Ugelstad spheres pioneered medicine and technology

Professor John Ugelstad was the first to manage to create microscopic spheres of identical size, so-called monodisperse spheres. These beads have gained great importance in medical diagnostics and treatment.

Frimerke med matematiske formler, sort-hvitt portrett av eldre mann og  tegnede kuler i klustere
Illustratør: Enzo Finger

John Ugelstad (1921-1997) was a professor of chemistry at NTNU, and his scientific efforts made him famous in scientific circles all over the world.

The beads are produced in different sizes, but usually they range from about 0.001–0.1 mm in diameter. They can be modified in different ways, among which they can be made superparamagnetic by the addition of magnetic material.

Great importance for medical care

The beads are used in various forms of cancer treatment and are important in the work with AIDS, bacteriology and DNA technology.

As early as 1983, the beads could be used on bone marrow cancer. The method involves removing some of the sick patient's bone marrow and adding the magnetic beads that attract the cancer cells. Then the healthy bone marrow is returned to the patient.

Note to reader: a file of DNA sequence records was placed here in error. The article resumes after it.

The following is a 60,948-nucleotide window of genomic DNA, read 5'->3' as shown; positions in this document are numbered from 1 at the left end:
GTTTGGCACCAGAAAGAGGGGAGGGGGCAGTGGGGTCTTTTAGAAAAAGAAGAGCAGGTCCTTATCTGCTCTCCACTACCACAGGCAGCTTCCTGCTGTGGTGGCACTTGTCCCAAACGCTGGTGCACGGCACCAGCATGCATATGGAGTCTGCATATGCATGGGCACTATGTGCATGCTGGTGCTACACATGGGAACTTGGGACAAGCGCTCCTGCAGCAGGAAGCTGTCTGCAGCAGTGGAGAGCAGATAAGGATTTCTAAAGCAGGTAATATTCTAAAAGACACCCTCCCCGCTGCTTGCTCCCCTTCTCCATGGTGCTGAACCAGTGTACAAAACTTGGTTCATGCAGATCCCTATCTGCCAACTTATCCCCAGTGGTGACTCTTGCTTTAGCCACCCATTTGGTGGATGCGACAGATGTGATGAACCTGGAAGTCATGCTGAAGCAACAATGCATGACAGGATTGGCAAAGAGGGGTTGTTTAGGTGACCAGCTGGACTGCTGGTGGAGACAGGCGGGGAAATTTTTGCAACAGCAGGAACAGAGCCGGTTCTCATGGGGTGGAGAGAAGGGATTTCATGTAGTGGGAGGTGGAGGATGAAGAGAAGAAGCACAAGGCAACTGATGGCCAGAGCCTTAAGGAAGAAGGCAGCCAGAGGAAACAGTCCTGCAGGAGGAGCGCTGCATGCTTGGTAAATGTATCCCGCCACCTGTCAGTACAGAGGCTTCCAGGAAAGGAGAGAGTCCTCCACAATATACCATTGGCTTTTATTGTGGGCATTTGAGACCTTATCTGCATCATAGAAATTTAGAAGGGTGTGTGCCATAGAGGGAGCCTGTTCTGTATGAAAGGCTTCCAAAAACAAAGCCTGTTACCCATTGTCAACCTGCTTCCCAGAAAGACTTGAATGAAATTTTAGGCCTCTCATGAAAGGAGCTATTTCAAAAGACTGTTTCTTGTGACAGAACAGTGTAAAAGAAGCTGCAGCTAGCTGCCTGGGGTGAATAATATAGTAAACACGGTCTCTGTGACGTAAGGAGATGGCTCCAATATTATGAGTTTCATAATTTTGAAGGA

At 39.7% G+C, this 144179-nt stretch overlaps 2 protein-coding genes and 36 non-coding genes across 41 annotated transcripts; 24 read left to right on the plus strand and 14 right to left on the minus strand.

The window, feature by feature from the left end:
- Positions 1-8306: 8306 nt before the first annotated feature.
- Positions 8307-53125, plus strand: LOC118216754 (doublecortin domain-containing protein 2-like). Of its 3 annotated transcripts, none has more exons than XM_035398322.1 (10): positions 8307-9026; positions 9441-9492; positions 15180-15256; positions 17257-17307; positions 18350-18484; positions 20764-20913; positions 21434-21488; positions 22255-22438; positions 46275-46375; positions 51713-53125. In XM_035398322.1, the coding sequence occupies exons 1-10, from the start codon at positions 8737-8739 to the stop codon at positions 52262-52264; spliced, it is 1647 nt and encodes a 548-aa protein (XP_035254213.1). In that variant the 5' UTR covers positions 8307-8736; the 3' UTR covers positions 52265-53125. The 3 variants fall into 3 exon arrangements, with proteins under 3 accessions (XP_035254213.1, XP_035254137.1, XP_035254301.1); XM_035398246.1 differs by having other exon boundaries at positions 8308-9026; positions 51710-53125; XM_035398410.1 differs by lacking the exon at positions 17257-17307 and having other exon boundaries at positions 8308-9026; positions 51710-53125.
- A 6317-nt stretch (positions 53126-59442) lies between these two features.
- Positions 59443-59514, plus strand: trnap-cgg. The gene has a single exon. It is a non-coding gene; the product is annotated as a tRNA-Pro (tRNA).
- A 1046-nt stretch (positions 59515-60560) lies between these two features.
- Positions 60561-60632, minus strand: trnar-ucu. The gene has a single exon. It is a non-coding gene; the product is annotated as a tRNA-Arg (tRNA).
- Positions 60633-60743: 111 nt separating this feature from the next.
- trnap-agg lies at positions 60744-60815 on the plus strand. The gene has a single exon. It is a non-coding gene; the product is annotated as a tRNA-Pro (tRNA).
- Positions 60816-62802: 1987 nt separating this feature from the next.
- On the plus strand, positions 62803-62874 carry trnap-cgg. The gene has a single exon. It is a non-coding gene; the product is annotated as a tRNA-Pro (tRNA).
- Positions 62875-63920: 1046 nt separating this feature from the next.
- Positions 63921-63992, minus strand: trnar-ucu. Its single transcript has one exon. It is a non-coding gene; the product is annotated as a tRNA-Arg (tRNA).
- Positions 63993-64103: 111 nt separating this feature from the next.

To the surface of the magnetic beads can be connected substances that recognize, for example, specific cells and bacteria. The beads with the connected substances are used, among other things, when there is a need to extract certain cell types, for example from a blood sample. In transplantation, they are an important tool in tissue classification.

Provides crisp LCD displays

Today, beads are used in two varieties, magnetic and non-magnetic. The non-magnetic beads are used in laboratory equipment and processes and are used, among other things, to ensure that medicines are 100 percent pure. They are also used in flat panel displays. The fact that the spheres are the same size makes the images sharp.

The Ugelstad beads have become the gold standard in biomagnetic separation, under the name Dynabeads, and they are produced at Lillestrøm. A research laboratory bearing Ugelstad's name was established at NTNU in Trondheim in 2002. Thermo Fisher Scientific develops and sells products based on Ugelstad beads and its customers are biotech companies all over the world.

Sources:
Norwegian Biographical Encyclopedia
Large Medical Encyclopedia
Forskning.no
Aftenposten

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